The director demonstrates that he is more than competent in a wide variety of filmic techniques, though for the movie’s pivotal moment, it’s the editing that has left the critics babbling. The scene in question will no doubt go down in film history, skilfully choosing to delay the audience’s gratification. It echoes the character’s numbed decision, temporarily abstaining from taking responsibility, though the hefty fine of their actions is inevitable. When they are finally ready to face the consequences head-on, the camera cuts back, and it’s horrific. It was a bold move to delay the reveal, whereas lesser films would’ve followed a more chronological order, at the expense of the scene’s symbolic impact.
Of course, none of this could have been achieved with an inexperienced cast. Each role has depth, demanding a lot from each actor. There’s the outcast daughter struggling with the loss of the relative that understood her best, the son that has his life irreparably defined by a single moment, the mother that is forced to confront her past in order to cope with the present, and the father that’s just trying to keep the family together. Four stories to invest in, though debatably it’s the son and mother’s character journeys that are the most compelling. Likewise, there are no weak performances here, though it’s Alex Wolff and Toni Collette who are the standouts.
While some may argue as to who is the real protagonist of Hereditary, or whether it actually shifts around, the emotional driving force of the film is largely in the hands of Toni Collette. Expressing a flurry of numerous psychological states, she delivers the best performance of the year thus far. By a long shot! Don’t be shocked when an Oscar nomination comes her way, despite the fact that horror films aren’t the Academy’s first preference in genre.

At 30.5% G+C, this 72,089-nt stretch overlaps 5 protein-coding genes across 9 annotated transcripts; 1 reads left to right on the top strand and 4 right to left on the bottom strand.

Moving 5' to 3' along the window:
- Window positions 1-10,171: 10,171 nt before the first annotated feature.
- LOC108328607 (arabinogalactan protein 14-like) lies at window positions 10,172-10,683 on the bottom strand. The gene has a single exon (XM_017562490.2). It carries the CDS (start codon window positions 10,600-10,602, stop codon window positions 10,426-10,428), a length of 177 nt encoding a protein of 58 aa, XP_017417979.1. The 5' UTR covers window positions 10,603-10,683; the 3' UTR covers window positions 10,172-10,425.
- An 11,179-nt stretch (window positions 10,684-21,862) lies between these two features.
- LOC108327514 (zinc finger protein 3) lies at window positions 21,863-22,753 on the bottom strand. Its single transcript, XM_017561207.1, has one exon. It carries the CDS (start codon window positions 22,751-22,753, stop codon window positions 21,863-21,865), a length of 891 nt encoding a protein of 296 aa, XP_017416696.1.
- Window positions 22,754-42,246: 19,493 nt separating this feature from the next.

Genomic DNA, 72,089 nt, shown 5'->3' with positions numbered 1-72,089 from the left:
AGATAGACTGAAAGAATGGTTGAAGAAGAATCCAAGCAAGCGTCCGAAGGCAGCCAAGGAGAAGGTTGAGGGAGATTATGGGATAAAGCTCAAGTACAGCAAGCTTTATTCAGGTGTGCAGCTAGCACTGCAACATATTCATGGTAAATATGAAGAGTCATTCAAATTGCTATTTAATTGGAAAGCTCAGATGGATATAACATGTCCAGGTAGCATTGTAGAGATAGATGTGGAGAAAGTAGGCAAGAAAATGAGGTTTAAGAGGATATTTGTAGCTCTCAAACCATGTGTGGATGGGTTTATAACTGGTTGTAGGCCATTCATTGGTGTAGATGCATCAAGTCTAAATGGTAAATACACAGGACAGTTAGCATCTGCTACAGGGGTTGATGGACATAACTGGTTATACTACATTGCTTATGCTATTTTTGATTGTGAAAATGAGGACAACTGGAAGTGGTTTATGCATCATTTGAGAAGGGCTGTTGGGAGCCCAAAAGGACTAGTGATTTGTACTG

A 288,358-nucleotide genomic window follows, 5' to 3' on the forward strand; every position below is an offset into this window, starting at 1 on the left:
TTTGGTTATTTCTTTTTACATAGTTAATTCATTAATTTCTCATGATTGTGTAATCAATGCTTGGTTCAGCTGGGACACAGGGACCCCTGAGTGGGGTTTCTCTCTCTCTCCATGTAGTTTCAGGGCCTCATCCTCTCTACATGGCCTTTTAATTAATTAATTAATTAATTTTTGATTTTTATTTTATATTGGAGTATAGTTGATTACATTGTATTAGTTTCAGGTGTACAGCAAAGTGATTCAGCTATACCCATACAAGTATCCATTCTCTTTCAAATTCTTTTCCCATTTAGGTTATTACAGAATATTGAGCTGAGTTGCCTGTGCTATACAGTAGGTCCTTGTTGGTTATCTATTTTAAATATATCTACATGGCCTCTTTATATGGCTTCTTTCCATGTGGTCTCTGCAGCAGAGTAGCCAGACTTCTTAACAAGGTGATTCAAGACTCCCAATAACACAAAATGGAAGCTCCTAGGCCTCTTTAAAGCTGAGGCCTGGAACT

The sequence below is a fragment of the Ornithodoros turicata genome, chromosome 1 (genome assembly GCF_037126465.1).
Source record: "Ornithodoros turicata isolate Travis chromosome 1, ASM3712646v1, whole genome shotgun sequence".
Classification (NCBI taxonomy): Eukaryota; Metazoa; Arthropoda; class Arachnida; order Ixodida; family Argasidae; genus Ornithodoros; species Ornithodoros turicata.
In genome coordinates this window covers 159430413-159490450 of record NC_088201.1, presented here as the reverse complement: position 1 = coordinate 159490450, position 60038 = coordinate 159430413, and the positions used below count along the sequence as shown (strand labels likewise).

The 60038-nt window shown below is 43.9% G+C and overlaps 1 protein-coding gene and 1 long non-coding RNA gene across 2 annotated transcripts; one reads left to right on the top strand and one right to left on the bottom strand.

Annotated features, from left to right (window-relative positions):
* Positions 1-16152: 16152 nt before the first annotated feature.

These are the reasons why critics adore this film. There have been some great horror films released within the past few months: A Quiet Place, Gonjiam: Haunted Asylum, and Ghost Stories, to name a few. All of them are wonderful examples of their respective types, except Hereditary is a once-in-a-decade film that breaks genre and offers something fresh. The mechanics behind this movie are daring and impressive, though for general audiences simply looking for a horror fix, it’s easy to see why there’s such a great disparity between Rotten Tomato scores.
The level of hype and attention this film has received certainly hasn’t helped to manage audience expectations. Some people define a horror film’s greatness by its presence of jump scares. If they were jolted in shock, then the film is deemed scary, no matter how creepy and unsettling the movie’s atmosphere, which is the more difficult feat to accomplish. Others cope with their fear by chatting amongst friends or finding moments to laugh, as a way to diffuse the tension and create an emotional buffer that distances one’s involvement from the events on screen.